This question sounds really easy! The query performance depends essentially on the execution plan, which in its turn isn’t dependent on the client. Therefore, theoretically, running a query through two different clients (i.e. ASP.Net and SQL Server Management Studio) should reveal similar performances.
But before we start answering this question, I would like to share with you the scenario which led me to deal with this question. A client of ours asked for Madeira’s help to deal with their very slow web site. We first used Profiler to identify the source of the problem. Our conclusions were clear but at the same time very confusing. The website (written in ASP.Net 2.0) called often a specific query which took almost a minute to return the data. However, running the same query directly through SQL Server Management Studio took only 15 seconds!
Let’s try and analyze the different stages that lead from the client and until the Database engine returns the data in order to find the cause of our problem. As you all know clients don’t connect directly to the server, they use a provider to do so. Performance can change from one provider to another or even from two different versions of the same provider. Remember, for better resource management and performance, it’s a good idea to use the latest versions of your provider. But yet, is it possible that two different clients running the same query and using the same provider would result with different performance?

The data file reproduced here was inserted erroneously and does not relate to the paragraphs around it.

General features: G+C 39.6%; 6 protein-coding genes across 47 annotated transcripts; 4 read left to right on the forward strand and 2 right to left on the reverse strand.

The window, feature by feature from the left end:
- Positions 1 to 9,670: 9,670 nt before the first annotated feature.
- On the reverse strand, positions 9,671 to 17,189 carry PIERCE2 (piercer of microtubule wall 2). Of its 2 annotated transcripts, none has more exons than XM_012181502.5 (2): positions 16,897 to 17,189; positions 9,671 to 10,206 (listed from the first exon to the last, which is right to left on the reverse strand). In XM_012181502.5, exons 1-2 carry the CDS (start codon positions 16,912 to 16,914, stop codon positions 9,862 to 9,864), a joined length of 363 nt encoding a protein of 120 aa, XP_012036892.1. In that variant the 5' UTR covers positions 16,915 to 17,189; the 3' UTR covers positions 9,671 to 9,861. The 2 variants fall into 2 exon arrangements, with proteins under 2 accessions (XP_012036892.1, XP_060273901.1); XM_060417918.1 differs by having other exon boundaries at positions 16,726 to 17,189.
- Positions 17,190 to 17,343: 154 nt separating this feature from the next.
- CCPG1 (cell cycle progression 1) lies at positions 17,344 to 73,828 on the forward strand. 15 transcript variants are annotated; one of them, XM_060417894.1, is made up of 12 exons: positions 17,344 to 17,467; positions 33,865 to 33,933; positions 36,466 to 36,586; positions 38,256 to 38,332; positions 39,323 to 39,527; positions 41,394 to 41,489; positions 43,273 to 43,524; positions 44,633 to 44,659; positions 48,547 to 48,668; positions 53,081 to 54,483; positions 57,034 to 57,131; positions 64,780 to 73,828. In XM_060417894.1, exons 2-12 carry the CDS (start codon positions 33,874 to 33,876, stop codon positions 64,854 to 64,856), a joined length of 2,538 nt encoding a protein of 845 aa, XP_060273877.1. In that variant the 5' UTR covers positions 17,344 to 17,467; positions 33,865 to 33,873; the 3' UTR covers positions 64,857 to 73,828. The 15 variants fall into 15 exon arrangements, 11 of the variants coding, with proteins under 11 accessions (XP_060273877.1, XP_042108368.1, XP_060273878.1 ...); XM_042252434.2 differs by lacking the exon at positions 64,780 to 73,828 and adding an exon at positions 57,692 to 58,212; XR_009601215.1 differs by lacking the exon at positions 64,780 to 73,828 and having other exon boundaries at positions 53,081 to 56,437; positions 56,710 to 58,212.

You’re right, the answer is yes! Let’s continue and analyze the chain. The provider passes on the query to the Database Engine which verifies if a compiled version of the query residues in the memory. However, the process of which the Database Engine decides if it can use the compiled version is pretty complex. The motivation is of course to use the compiled version but the Engine must be sure the data returned is perfectly similar in both cases (compiled query and the current query). To do so, a set of criteria have to match in order to be sure the returned data is the same. Among those criteria, are the Session settings (ANSI_NULLS, ARITHABORT etc…) Thus, if a session runs a query with different session settings than the compiled version, the engine will have to recompile the query and maybe use a different execution plan and resulting with a different performance. This is exactly what happened in our case. SQL Server Management Studio has set by default ARITHABORT = 1 and ASP.Net has set ARITHABORT = 0. (for info on arithabort see: http://msdn.microsoft.com/en-us/library/aa259212(SQL.80).aspx). All was left to do in order to fix the problem was to set ARITHABORT = 1 while calling the query through ASP.Net.
P.S You can check if ARITHABORT = 1 in SQL Server Management Studio’s options (Query Execution > SQL Server > Advanced). In the current picture, you can see it’s set to 1.